State to speed up renewable projects; more control relinquished to municipalities

— Map created by Marcello Iaia

The circles are located at electrical substations into which solar arrays can feed the energy they produce. The larger the circle, the more arrays that feed into the substation. The white circles indicate proposed solar projects. The gray circles indicate completed solar projects. The map is based on information from National Grid, collected by New York State.

 Included in the adoption of the 2020-21 state budget was the Accelerated Renewable Energy Growth and Community Benefit Act, which will allow New York State to “dramatically speed up the siting and construction” of clean energy projects over 20 megawatts in size, accord to the New York State Energy and Research Development Authority. 

When the act was first introduced in February, projects between 10 and 25 megawatts would have been allowed to opt into the state-run process. 

In July 2019, Governor Andrew Cuomo had signed into law the Climate Leadership and Community Protection Act, which requires 70 percent of New York’s electricity to come from renewable energy sources by 2030, and, by 2040, the state’s electricity sector is to be “100-percent carbon-free.”

To help the state get to that goal, the Accelerated Renewable Energy Growth and Community Benefit Act will streamline the environmental review and permitting of renewable-energy projects of 25 megawatts and greater — in part, by excluding local municipalities from much of the decision-making process — while also allowing projects between 20 and 25 megawatts to opt into the process.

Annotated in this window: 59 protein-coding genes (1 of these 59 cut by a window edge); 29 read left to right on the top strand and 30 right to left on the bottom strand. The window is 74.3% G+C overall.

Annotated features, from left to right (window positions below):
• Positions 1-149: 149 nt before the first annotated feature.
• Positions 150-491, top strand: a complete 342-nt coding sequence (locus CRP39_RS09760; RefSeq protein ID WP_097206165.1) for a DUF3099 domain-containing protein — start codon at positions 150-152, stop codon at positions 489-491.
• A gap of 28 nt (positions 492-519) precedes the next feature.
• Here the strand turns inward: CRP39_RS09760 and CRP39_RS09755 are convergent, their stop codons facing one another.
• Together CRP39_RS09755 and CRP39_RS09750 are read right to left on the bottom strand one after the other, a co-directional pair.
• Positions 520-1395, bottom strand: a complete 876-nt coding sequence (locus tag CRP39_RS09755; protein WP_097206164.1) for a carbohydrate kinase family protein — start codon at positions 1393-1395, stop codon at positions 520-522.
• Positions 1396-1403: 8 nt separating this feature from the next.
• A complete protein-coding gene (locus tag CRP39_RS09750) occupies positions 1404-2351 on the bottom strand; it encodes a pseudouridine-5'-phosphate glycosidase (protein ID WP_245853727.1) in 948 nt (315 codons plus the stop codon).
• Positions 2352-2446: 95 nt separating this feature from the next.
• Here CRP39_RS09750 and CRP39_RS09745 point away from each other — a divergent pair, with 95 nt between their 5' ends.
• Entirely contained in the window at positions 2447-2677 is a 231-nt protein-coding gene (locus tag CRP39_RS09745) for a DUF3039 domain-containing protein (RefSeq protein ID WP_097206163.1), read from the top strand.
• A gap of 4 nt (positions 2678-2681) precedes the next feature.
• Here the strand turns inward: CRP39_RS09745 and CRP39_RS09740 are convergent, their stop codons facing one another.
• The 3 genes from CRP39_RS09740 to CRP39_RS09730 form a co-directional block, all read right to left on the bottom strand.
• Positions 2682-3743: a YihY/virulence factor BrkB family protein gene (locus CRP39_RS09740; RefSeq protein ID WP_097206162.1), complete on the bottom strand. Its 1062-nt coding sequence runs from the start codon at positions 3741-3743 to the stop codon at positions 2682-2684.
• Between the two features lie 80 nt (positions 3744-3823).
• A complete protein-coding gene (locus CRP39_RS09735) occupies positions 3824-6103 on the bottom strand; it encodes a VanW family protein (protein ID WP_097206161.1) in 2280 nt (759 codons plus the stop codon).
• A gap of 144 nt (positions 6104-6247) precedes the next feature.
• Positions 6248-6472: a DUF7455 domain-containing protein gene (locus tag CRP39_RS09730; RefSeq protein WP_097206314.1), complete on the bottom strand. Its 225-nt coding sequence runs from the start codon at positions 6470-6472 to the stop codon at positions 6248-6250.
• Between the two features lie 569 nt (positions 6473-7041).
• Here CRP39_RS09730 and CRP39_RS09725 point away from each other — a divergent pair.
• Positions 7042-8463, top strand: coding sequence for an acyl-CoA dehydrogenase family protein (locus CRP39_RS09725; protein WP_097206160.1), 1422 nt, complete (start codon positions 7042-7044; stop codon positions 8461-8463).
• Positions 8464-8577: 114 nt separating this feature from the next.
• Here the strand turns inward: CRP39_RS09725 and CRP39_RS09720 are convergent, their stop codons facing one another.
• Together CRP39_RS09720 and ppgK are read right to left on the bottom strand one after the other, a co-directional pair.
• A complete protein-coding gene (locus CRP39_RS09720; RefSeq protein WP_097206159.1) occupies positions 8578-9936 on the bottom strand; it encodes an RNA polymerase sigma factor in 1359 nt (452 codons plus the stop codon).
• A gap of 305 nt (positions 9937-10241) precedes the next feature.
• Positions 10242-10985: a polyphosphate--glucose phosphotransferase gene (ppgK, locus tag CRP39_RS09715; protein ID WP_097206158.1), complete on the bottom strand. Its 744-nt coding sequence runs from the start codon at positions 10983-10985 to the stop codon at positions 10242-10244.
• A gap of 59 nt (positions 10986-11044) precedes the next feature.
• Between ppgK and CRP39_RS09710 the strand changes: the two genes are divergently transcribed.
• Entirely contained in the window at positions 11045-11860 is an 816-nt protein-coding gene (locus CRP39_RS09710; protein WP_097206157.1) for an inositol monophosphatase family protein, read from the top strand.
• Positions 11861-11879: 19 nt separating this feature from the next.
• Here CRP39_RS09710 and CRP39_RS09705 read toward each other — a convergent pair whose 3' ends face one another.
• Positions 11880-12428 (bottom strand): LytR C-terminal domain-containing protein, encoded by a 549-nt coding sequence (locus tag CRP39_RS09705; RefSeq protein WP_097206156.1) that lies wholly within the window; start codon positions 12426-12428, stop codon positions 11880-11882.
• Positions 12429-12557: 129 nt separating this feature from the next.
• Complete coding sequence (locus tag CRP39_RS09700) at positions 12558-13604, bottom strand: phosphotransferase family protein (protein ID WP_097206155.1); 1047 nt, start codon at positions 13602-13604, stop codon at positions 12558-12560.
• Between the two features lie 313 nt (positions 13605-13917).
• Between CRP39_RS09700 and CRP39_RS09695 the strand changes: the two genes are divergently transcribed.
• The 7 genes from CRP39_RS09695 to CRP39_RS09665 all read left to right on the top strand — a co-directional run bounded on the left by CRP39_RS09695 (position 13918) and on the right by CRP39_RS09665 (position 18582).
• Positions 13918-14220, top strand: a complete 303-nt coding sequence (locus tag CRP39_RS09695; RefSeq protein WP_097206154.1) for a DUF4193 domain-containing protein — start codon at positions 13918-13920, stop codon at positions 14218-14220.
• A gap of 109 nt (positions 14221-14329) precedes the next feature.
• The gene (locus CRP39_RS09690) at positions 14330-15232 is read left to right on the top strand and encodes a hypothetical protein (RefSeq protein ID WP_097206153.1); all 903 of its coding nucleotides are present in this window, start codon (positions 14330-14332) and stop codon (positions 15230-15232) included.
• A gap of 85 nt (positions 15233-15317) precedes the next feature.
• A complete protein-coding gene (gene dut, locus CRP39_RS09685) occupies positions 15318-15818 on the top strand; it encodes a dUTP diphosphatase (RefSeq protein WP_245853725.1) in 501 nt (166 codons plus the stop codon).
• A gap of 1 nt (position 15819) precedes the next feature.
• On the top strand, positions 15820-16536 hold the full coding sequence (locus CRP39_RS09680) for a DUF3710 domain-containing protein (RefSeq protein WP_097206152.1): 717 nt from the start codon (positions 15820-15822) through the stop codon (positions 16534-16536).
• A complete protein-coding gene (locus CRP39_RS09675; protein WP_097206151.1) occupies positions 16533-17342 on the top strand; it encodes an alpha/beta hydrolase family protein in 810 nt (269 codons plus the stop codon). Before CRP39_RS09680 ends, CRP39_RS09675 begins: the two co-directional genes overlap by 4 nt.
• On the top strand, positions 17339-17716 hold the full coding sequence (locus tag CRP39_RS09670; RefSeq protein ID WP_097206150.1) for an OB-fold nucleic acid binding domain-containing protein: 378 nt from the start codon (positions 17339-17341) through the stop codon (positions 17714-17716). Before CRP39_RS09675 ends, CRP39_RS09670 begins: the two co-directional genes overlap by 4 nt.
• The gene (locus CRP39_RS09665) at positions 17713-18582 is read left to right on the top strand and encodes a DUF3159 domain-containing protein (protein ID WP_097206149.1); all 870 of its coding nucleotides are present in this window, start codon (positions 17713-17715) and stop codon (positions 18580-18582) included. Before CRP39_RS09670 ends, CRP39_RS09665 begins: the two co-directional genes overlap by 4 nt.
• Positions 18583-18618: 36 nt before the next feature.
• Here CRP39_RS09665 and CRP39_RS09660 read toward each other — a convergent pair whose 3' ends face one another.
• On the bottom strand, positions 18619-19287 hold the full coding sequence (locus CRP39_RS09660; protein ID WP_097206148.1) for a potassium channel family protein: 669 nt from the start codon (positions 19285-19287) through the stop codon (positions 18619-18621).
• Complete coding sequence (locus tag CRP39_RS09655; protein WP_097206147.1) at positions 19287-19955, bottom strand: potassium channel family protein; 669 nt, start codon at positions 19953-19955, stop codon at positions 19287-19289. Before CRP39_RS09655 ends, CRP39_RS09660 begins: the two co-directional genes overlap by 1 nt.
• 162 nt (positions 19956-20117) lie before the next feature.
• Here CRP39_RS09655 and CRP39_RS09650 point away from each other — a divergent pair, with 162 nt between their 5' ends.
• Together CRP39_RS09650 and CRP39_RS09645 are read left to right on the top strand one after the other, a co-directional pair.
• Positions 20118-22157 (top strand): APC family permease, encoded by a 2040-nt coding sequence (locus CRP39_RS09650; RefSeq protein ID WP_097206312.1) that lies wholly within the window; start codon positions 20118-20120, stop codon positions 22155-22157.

Locally, there are currently about 15 renewable-energy projects in the National Grid interconnection queue (projects looking to tie into the utility’s electricity grid) that are in various stages of proposal — some have already been approved by local planning boards while others have yet to be presented to the municipality in which they are proposed to be built. (The queue was last updated in January.)

None of the proposed local projects in the National Grid interconnection queue are larger than five megawatts so none of them will be able to leapfrog over the local planning process.

The largest approved solar project in the area is actually two projects: at Shepard Farm in Westerlo, the solar farm is made up of two 45-acre plots that had once been part of the same 190-acre property — one with a 6.9-megawatt array and the other with a 2.9-megawatt array.

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